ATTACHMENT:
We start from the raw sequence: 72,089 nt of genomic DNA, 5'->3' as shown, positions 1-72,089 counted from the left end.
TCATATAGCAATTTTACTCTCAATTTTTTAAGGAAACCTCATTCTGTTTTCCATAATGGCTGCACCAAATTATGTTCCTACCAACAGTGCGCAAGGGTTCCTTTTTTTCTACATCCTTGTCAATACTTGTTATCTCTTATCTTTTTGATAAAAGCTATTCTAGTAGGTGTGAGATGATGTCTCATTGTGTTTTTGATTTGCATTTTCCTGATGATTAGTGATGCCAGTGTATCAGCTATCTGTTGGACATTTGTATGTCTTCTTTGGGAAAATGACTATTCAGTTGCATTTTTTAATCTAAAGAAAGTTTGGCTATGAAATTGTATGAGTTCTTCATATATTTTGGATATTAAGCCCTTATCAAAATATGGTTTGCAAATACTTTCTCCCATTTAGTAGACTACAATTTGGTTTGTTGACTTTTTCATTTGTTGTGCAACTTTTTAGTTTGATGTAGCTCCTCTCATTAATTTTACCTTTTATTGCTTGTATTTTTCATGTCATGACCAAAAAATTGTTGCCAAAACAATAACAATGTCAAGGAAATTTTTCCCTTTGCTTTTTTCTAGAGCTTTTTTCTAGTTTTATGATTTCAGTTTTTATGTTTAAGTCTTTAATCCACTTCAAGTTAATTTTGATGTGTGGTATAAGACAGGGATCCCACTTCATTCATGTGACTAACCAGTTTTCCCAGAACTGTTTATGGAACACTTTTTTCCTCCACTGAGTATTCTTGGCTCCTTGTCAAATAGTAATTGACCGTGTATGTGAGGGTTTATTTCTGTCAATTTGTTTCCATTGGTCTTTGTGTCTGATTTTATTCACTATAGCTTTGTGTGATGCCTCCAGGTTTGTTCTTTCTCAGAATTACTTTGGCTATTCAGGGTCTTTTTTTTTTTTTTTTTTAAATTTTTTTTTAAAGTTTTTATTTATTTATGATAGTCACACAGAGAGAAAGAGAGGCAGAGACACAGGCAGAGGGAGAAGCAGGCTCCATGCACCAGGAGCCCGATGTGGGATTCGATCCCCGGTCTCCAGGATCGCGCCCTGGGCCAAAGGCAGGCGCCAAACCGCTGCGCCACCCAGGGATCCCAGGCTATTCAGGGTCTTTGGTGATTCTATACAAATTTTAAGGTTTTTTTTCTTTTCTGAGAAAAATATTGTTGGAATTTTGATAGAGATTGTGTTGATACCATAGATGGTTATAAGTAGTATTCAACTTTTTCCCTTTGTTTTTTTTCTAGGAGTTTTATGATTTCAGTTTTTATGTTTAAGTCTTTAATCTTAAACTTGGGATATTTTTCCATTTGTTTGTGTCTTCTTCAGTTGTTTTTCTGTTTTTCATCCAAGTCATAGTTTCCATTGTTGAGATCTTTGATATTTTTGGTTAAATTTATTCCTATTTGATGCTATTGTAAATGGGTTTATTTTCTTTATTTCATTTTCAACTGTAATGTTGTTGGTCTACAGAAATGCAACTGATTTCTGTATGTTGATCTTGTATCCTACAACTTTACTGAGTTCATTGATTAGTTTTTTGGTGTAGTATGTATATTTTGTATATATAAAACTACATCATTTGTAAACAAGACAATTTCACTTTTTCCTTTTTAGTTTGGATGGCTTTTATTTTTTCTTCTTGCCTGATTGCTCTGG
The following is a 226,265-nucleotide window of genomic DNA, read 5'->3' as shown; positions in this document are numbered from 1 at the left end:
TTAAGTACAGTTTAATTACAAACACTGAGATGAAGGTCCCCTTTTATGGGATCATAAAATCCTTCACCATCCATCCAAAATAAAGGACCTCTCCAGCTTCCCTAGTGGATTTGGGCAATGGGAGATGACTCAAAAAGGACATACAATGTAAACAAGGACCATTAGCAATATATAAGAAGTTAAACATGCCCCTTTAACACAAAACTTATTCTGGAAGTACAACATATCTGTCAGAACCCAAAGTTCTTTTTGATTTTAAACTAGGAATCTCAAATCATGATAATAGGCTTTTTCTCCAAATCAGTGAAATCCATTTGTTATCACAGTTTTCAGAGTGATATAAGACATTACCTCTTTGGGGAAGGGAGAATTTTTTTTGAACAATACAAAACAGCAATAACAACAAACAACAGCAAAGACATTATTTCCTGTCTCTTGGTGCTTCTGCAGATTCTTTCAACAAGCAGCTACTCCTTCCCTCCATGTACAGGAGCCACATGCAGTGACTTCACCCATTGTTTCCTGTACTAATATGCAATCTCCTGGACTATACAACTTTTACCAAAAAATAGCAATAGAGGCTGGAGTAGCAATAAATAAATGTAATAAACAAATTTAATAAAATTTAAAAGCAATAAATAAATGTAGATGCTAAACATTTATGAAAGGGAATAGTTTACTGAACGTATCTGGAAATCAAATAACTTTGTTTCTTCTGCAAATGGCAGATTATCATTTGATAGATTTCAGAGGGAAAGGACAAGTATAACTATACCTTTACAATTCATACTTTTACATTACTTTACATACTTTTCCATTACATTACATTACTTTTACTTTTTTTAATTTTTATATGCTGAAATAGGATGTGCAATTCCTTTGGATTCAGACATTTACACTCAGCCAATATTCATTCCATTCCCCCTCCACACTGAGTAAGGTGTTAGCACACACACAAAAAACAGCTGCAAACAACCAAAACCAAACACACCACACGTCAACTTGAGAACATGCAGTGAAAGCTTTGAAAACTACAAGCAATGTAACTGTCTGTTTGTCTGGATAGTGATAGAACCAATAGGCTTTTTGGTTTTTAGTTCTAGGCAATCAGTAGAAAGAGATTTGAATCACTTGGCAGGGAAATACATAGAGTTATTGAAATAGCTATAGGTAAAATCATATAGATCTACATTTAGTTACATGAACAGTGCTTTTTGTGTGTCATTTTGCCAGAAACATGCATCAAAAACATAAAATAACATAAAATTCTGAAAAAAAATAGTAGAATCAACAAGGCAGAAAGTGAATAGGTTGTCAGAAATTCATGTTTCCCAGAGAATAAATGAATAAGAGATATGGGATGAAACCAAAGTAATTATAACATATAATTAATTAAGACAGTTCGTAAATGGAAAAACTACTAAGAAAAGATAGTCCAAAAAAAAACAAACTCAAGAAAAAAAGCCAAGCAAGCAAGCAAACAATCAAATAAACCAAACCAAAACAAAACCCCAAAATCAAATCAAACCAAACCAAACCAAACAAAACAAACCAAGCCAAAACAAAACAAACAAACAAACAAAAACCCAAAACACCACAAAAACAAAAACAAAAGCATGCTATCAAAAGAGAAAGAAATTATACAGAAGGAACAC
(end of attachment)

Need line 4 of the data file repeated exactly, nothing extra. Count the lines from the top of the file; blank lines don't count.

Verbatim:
TTAAGTACAGTTTAATTACAAACACTGAGATGAAGGTCCCCTTTTATGGGATCATAAAATCCTTCACCATCCATCCAAAATAAAGGACCTCTCCAGCTTCCCTAGTGGATTTGGGCAATGGGAGATGACTCAAAAAGGACATACAATGTAAACAAGGACCATTAGCAATATATAAGAAGTTAAACATGCCCCTTTAACACAAAACTTATTCTGGAAGTACAACATATCTGTCAGAACCCAAAGTTCTTTTTGATTTTAAACTAGGAATCTCAAATCATGATAATAGGCTTTTTCTCCAAATCAGTGAAATCCATTTGTTATCACAGTTTTCAGAGTGATATAAGACATTACCTCTTTGGGGAAGGGAGAATTTTTTTTGAACAATACAAAACAGCAATAACAACAAACAACAGCAAAGACATTATTTCCTGTCTCTTGGTGCTTCTGCAGATTCTTTCAACAAGCAGCTACTCCTTCCCTCCATGTACAGGAGCCACATGCAGTGACTTCACCCATTGTTTCCTGTACTAATATGCAATCTCCTGGACTATACAACTTTTACCAAAAAATAGCAATAGAGGCTGGAGTAGCAATAAATAAATGTAATAAACAAATTTAATAAAATTTAAAAGCAATAAATAAATGTAGATGCTAAACATTTATGAAAGGGAATAGTTTACTGAACGTATCTGGAAATCAAATAACTTTGTTTCTTCTGCAAATGGCAGATTATCATTTGATAGATTTCAGAGGGAAAGGACAAGTATAACTATACCTTTACAATTCATACTTTTACATTACTTTACATACTTTTCCATTACATTACATTACTTTTACTTTTTTTAATTTTTATATGCTGAAATAGGATGTGCAATTCCTTTGGATTCAGACATTTACACTCAGCCAATATTCATTCCATTCCCCCTCCACACTGAGTAAGGTGTTAGCACACACACAAAAAACAGCTGCAAACAACCAAAACCAAACACACCACACGTCAACTTGAGAACATGCAGTGAAAGCTTTGAAAACTACAAGCAATGTAACTGTCTGTTTGTCTGGATAGTGATAGAACCAATAGGCTTTTTGGTTTTTAGTTCTAGGCAATCAGTAGAAAGAGATTTGAATCACTTGGCAGGGAAATACATAGAGTTATTGAAATAGCTATAGGTAAAATCATATAGATCTACATTTAGTTACATGAACAGTGCTTTTTGTGTGTCATTTTGCCAGAAACATGCATCAAAAACATAAAATAACATAAAATTCTGAAAAAAAATAGTAGAATCAACAAGGCAGAAAGTGAATAGGTTGTCAGAAATTCATGTTTCCCAGAGAATAAATGAATAAGAGATATGGGATGAAACCAAAGTAATTATAACATATAATTAATTAAGACAGTTCGTAAATGGAAAAACTACTAAGAAAAGATAGTCCAAAAAAAAACAAACTCAAGAAAAAAAGCCAAGCAAGCAAGCAAACAATCAAATAAACCAAACCAAAACAAAACCCCAAAATCAAATCAAACCAAACCAAACCAAACAAAACAAACCAAGCCAAAACAAAACAAACAAACAAACAAAAACCCAAAACACCACAAAAACAAAAACAAAAGCATGCTATCAAAAGAGAAAGAAATTATACAGAAGGAACAC